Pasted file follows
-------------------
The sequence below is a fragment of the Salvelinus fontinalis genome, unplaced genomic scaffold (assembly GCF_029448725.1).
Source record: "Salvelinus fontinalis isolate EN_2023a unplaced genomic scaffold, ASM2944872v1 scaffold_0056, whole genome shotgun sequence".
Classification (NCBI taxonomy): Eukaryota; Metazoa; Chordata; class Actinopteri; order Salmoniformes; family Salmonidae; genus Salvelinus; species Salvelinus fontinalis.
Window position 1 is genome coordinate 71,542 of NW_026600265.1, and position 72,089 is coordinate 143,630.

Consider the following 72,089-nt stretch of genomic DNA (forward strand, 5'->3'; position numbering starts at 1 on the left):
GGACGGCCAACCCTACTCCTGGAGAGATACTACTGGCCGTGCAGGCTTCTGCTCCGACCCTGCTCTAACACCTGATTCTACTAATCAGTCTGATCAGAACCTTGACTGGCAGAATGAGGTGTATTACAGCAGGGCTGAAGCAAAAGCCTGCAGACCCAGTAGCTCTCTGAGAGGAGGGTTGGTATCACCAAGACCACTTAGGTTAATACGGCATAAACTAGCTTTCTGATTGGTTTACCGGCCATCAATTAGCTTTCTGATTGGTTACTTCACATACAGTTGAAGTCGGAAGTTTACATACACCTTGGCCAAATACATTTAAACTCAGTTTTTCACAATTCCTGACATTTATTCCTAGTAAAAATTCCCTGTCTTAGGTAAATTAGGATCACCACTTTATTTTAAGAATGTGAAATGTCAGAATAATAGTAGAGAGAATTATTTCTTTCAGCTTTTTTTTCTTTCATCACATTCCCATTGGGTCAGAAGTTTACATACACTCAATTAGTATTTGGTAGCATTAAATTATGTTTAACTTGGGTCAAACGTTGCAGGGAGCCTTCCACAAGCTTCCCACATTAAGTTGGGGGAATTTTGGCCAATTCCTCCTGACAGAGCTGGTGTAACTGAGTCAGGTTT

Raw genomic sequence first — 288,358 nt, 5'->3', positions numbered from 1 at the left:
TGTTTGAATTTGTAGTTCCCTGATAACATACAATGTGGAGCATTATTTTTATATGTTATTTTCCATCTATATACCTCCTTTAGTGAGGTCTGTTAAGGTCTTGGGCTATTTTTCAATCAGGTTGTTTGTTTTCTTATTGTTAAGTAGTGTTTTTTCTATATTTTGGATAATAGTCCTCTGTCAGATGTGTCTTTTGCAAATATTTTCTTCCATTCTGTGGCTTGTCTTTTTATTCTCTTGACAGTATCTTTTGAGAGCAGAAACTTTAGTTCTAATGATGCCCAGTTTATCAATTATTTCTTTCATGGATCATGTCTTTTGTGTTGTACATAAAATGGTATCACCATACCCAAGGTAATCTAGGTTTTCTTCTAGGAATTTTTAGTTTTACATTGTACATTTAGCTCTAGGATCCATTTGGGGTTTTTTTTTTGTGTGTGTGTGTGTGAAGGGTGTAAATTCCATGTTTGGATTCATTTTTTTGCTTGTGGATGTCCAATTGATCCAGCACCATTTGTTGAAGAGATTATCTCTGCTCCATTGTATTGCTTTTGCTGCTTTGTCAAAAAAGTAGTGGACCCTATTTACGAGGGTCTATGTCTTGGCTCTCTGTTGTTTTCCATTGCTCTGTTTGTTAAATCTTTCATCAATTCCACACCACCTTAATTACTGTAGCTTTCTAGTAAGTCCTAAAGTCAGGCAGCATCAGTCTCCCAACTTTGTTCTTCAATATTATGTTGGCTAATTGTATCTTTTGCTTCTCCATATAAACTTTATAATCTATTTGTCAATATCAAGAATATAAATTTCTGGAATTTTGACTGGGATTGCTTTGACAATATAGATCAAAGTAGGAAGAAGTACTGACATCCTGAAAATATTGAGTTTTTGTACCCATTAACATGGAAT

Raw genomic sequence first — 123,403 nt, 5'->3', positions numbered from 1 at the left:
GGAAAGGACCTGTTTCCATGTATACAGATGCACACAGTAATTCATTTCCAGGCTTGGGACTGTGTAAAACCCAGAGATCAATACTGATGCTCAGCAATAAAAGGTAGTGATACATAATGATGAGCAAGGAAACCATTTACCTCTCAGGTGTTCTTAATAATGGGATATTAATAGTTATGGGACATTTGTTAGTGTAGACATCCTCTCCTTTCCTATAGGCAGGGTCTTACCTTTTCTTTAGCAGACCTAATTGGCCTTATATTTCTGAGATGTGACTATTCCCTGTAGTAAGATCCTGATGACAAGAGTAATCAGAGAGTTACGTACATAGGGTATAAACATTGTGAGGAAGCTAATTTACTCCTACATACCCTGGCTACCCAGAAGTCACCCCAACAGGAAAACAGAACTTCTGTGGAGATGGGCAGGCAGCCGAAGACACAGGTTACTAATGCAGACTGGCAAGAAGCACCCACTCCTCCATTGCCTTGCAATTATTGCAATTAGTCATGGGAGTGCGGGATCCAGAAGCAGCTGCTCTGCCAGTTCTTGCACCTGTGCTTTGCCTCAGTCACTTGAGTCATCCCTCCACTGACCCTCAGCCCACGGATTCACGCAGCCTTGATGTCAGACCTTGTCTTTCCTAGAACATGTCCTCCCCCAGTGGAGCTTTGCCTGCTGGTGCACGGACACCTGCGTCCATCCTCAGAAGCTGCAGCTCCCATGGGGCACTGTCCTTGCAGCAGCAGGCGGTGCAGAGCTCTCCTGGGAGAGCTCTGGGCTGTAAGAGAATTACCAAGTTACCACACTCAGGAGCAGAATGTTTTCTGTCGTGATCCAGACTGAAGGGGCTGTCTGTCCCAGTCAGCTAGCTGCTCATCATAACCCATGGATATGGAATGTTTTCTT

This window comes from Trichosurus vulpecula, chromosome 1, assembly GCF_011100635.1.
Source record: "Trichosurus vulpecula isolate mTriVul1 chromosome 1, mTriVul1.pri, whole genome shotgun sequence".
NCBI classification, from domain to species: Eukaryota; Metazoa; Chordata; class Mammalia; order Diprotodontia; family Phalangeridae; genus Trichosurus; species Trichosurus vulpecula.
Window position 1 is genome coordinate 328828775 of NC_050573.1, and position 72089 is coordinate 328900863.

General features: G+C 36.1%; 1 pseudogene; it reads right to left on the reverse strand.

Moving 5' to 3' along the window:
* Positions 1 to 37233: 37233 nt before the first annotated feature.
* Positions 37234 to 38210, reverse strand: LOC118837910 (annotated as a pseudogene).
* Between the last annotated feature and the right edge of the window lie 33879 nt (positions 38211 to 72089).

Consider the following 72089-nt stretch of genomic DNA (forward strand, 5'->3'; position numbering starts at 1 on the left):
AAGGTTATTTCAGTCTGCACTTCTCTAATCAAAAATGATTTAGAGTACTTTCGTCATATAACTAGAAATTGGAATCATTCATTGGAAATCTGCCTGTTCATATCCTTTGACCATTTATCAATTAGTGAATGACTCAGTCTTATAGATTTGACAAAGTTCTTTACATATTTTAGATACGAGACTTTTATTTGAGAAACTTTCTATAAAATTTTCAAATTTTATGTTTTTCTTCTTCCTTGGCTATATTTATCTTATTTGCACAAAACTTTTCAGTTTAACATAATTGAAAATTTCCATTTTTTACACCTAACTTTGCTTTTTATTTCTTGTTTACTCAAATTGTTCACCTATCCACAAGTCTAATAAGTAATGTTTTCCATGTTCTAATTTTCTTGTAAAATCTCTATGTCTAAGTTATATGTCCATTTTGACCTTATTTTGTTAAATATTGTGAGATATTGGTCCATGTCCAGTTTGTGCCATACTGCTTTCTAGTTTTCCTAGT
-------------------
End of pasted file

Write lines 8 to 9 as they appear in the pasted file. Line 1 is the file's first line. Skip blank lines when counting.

TGTTTGAATTTGTAGTTCCCTGATAACATACAATGTGGAGCATTATTTTTATATGTTATTTTCCATCTATATACCTCCTTTAGTGAGGTCTGTTAAGGTCTTGGGCTATTTTTCAATCAGGTTGTTTGTTTTCTTATTGTTAAGTAGTGTTTTTTCTATATTTTGGATAATAGTCCTCTGTCAGATGTGTCTTTTGCAAATATTTTCTTCCATTCTGTGGCTTGTCTTTTTATTCTCTTGACAGTATCTTTTGAGAGCAGAAACTTTAGTTCTAATGATGCCCAGTTTATCAATTATTTCTTTCATGGATCATGTCTTTTGTGTTGTACATAAAATGGTATCACCATACCCAAGGTAATCTAGGTTTTCTTCTAGGAATTTTTAGTTTTACATTGTACATTTAGCTCTAGGATCCATTTGGGGTTTTTTTTTTGTGTGTGTGTGTGTGAAGGGTGTAAATTCCATGTTTGGATTCATTTTTTTGCTTGTGGATGTCCAATTGATCCAGCACCATTTGTTGAAGAGATTATCTCTGCTCCATTGTATTGCTTTTGCTGCTTTGTCAAAAAAGTAGTGGACCCTATTTACGAGGGTCTATGTCTTGGCTCTCTGTTGTTTTCCATTGCTCTGTTTGTTAAATCTTTCATCAATTCCACACCACCTTAATTACTGTAGCTTTCTAGTAAGTCCTAAAGTCAGGCAGCATCAGTCTCCCAACTTTGTTCTTCAATATTATGTTGGCTAATTGTATCTTTTGCTTCTCCATATAAACTTTATAATCTATTTGTCAATATCAAGAATATAAATTTCTGGAATTTTGACTGGGATTGCTTTGACAATATAGATCAAAGTAGGAAGAAGTACTGACATCCTGAAAATATTGAGTTTTTGTACCCATTAACATGGAAT

Raw genomic sequence first — 123,403 nt, 5'->3', positions numbered from 1 at the left: